Support Person Wanted
If you’re single keep reading anyway because one day you may be in a relationship and the time you devote to your WIP may become a sore point with your darling companion. It’s smart to have some insight and go-to advice at the ready.
Who’s by your side, in your squad, or on your team? It doesn’t matter if they’re in your life for a reason, a season, or forever, it’s vital they are supportive.
Work is work, whether you’re a nine-to-fiver in an office, a blue-collar worker, a teacher, doctor, or writing in your jammies. Whether you’re receiving a paycheck for your efforts or caffeinating and stuffing your face with Oreos to reward yourself, you’re working. Writing IS work. Sure, if you can make money doing what you love that’s absofriggenlutely fantastic. Hell to the yes! Keep doing that. Whenever Benjamins are involved, support seems to flow more naturally.
No? That’s not your situation? Keep reading.
It’s so important for a writer to have a supportive partner. As stated in a previous post, I’ve been married for 35 years. The icing on the heart-shaped cake is that my hubby supports my writing in every which way and twice on Sunday. Though relationships are not all hearts and flowers 24/7, it’s important for writers to have the support of a significant other. Writers often find themselves so caught up in writing that we often forget to eat and shower. Sometimes I sit with my laptop, typing for hours on end, so it’s comforting to have a sympathetic other.
I know I’m lucky to be in this position. My hubby is my confidant, best friend, and collaborator who I bounce ideas off of and brainstorm with. When I’ve been in pajamas all day, having a marathon writing session, where I pour my heart and soul out on my laptop, it’s great to know my hubby isn’t angry that the laundry’s piled up, dinner’s late, and I’m sporting a sideways ponytail. Messy-hair-don’t-care, I’m immersed in nouns and verbs, and adjectives, oh my!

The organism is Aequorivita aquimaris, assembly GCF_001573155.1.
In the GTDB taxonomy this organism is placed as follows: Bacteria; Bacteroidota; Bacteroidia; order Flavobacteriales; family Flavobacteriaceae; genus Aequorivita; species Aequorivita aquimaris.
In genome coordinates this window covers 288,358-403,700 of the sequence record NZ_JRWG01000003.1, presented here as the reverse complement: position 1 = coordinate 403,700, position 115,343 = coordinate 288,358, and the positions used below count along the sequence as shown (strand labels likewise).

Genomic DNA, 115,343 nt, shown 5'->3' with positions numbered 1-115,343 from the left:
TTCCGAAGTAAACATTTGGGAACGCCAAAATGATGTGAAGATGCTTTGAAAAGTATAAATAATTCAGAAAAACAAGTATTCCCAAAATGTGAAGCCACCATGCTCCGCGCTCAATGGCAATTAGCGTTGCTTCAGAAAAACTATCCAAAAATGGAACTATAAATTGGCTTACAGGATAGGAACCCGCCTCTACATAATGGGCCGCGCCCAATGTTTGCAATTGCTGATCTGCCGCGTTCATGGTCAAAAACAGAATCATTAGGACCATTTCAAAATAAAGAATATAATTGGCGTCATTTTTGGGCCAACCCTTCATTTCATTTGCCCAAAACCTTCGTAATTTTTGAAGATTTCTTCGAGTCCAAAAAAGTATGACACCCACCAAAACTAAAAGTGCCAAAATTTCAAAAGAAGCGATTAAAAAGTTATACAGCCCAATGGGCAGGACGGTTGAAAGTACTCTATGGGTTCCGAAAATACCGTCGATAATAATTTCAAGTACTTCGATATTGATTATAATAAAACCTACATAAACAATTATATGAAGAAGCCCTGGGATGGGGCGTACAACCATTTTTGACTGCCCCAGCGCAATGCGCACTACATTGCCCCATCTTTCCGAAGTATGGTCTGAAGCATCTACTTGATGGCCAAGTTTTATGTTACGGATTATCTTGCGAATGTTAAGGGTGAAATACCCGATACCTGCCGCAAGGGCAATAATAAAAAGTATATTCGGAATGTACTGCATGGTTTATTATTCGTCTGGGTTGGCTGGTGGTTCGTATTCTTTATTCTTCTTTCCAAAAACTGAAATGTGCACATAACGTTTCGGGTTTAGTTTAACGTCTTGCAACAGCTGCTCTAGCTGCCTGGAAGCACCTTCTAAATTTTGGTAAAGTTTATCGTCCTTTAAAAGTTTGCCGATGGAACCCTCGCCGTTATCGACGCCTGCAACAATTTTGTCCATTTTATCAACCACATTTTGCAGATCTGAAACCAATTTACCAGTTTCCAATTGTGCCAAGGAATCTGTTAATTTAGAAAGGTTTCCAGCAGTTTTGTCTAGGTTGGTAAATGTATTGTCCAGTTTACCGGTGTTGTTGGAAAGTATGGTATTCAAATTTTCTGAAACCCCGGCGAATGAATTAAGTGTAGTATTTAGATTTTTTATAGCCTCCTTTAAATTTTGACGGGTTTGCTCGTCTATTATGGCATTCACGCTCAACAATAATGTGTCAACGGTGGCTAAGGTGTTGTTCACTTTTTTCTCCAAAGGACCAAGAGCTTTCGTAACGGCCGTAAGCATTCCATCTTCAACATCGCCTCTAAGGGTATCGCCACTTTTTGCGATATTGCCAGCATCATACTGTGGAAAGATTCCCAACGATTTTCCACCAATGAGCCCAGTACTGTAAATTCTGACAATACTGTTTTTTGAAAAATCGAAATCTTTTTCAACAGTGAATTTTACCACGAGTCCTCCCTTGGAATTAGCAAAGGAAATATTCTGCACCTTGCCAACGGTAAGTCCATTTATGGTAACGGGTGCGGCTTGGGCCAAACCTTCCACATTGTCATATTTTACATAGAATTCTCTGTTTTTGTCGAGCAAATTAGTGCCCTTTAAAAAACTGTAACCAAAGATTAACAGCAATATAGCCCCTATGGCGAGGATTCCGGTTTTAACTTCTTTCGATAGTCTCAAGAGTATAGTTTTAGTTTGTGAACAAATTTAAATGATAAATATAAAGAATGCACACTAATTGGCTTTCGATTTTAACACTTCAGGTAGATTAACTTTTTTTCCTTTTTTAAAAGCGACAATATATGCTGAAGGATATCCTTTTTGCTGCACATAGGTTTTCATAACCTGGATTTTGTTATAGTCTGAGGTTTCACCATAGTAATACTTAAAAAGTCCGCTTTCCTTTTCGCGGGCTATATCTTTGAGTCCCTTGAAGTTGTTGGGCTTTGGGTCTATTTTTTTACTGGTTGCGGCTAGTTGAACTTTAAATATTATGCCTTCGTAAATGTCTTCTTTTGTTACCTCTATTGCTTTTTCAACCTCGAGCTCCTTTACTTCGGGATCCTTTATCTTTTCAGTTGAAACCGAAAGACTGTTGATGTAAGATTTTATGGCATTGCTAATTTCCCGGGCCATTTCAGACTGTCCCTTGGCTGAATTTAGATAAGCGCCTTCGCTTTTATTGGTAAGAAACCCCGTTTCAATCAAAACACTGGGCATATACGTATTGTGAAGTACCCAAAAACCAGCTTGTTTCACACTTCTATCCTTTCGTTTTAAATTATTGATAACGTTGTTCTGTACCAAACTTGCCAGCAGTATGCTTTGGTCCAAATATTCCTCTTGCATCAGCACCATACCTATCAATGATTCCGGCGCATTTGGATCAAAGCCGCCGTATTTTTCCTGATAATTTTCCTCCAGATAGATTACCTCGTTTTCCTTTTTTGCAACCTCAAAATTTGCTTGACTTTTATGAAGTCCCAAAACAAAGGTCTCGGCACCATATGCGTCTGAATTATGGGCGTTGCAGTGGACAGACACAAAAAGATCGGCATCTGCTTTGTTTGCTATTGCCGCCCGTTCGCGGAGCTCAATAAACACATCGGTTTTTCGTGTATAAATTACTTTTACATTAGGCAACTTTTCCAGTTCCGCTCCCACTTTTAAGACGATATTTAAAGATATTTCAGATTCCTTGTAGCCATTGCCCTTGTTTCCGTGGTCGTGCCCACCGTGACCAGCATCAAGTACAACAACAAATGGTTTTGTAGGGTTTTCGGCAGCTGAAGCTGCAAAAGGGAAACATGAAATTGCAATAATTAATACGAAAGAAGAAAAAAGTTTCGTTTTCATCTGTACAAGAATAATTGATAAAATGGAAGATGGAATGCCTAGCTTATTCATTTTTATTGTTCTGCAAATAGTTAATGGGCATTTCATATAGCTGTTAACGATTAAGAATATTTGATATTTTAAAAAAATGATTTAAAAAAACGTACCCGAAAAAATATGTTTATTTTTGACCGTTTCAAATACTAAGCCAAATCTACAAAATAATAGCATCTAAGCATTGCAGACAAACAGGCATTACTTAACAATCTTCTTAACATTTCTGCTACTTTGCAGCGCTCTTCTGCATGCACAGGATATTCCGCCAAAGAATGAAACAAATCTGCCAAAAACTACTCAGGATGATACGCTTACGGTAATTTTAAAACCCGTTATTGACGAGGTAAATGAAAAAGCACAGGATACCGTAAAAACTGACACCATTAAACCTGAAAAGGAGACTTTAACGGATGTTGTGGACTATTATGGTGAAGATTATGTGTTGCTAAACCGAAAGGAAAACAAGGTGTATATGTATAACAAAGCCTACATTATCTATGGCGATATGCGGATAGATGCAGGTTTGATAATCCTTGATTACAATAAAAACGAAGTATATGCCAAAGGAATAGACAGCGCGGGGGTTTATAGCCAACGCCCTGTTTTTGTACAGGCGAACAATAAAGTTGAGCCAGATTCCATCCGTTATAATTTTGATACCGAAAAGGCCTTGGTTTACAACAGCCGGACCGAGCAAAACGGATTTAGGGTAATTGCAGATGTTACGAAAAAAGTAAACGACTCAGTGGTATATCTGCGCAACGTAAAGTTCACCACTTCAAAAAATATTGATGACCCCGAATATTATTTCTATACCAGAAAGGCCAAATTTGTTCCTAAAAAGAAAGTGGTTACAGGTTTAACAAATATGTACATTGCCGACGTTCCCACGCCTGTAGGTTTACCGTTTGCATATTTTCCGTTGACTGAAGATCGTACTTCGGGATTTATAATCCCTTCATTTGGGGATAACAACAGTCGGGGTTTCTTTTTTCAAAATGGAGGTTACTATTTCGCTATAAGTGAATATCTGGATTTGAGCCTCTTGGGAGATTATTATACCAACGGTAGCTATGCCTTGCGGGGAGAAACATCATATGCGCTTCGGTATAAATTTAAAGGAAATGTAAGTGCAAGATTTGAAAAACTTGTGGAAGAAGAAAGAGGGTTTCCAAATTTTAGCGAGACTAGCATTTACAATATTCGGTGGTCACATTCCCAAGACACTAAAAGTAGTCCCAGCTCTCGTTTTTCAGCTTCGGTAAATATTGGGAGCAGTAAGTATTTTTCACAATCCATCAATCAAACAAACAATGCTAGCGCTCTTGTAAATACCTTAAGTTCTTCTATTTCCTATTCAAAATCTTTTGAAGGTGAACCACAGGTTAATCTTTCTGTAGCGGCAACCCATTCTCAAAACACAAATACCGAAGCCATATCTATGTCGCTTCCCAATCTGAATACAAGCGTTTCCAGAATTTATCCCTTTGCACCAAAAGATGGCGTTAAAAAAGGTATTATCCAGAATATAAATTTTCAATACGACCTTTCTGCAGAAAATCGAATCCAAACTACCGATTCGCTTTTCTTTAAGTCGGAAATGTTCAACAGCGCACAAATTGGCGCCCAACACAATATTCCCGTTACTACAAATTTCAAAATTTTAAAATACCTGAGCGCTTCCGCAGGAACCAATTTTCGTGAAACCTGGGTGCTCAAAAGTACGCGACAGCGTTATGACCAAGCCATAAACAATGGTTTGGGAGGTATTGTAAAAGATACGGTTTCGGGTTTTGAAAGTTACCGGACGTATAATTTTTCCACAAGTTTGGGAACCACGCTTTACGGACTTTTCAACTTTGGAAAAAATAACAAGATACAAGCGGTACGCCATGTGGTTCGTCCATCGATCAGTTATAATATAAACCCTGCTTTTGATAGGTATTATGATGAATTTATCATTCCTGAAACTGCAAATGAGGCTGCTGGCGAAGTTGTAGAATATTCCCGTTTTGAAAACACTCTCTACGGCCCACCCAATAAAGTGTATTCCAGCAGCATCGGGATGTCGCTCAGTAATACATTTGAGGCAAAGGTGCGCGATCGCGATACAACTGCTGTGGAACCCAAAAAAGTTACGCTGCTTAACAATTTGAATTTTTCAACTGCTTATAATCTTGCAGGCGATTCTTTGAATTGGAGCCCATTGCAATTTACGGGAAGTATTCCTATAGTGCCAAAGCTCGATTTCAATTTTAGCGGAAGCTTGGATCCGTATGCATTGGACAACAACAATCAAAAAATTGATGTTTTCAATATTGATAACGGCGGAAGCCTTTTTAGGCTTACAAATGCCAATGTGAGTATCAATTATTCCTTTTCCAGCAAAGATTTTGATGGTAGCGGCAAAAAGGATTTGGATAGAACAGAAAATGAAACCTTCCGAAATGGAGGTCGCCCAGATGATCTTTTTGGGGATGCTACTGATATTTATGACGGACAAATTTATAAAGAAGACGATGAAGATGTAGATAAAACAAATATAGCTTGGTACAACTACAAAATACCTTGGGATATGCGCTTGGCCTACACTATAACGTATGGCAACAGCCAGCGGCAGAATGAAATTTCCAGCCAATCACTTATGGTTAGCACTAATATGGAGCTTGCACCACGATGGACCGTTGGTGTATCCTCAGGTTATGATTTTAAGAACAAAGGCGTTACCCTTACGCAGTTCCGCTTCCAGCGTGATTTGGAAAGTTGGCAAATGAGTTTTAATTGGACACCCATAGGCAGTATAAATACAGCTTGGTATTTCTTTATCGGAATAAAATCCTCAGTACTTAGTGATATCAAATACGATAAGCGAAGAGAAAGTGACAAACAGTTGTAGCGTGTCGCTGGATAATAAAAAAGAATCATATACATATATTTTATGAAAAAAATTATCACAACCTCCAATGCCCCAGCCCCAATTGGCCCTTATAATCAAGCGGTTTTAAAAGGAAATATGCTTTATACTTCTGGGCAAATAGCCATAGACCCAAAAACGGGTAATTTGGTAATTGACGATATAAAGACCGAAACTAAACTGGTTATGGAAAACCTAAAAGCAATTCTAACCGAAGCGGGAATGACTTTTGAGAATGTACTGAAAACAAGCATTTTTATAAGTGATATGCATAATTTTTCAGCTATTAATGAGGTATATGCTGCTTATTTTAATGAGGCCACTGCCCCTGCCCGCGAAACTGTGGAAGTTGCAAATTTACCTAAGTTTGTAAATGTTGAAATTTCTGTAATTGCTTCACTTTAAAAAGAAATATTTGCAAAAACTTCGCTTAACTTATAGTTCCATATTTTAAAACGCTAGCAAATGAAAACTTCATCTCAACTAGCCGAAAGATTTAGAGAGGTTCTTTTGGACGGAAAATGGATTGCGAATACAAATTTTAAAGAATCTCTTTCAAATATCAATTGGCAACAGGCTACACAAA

Breaking into traditional publishing or even self-publishing is hard enough between the, hell-to-the-no rejection, cramming in research, polishing your prose and if you’re lucky, your toes, querying, and squeezing in time to write. No one needs the added pressure of an unsupportive mate. Not to mention the commotion and chaos of working, trying to raise kids, rushing here and there, and coming up with never-ending dinner ideas. You deserve encouragement, understanding, and compassion. The block of time you dictate to writing needs to be respected. This is your passion, your dream, your aspiration. Time is so precious in our busy world that we often forget our goals or put our dreams on hold to get everything else done. Stop that! Learn to make writing a priority and carve out time as you would for anything else.
Speak to your partner ahead of writing. Let them know the time you’ve set aside.
Explain the importance of giving you the time you need.
Clarify how passionate you are about writing and how significant it is to you.
Remember, your mate doesn’t necessarily need to love your work, they need to value your work and support YOU and your writing. My hubby isn’t into fantasy or paranormal romance novels which is what I write, so he doesn’t read my work, but he does support my writing as “work” and gives me the space I need.
Be specific about the kind of support you need. Do you need zero distractions? Should he take the kids out for a while? Do you need her to bounce ideas off of? Do you need her to check in with you to make sure you take a break?
In the law of reciprocity, you get back what you give. Approach your partner with kindness and gratitude. Try to leave negativity and complaints on the bookshelf and strike a compromise instead.
Put a DO NOT DISTURB sign on your door. Set a timer and stick to the time you allotted. This let’s other members of your household know what you’re doing and how long you’ll be.
Remember to thank your partner for their support. A little appreciation goes a long way.
Include your significant other when you celebrate accomplishments, big or small. This makes their role as support-mate concrete. They get to join in your happiness and feel a part of things. It creates an atmosphere of ongoing support and teamwork.
Return the favor when your person needs support.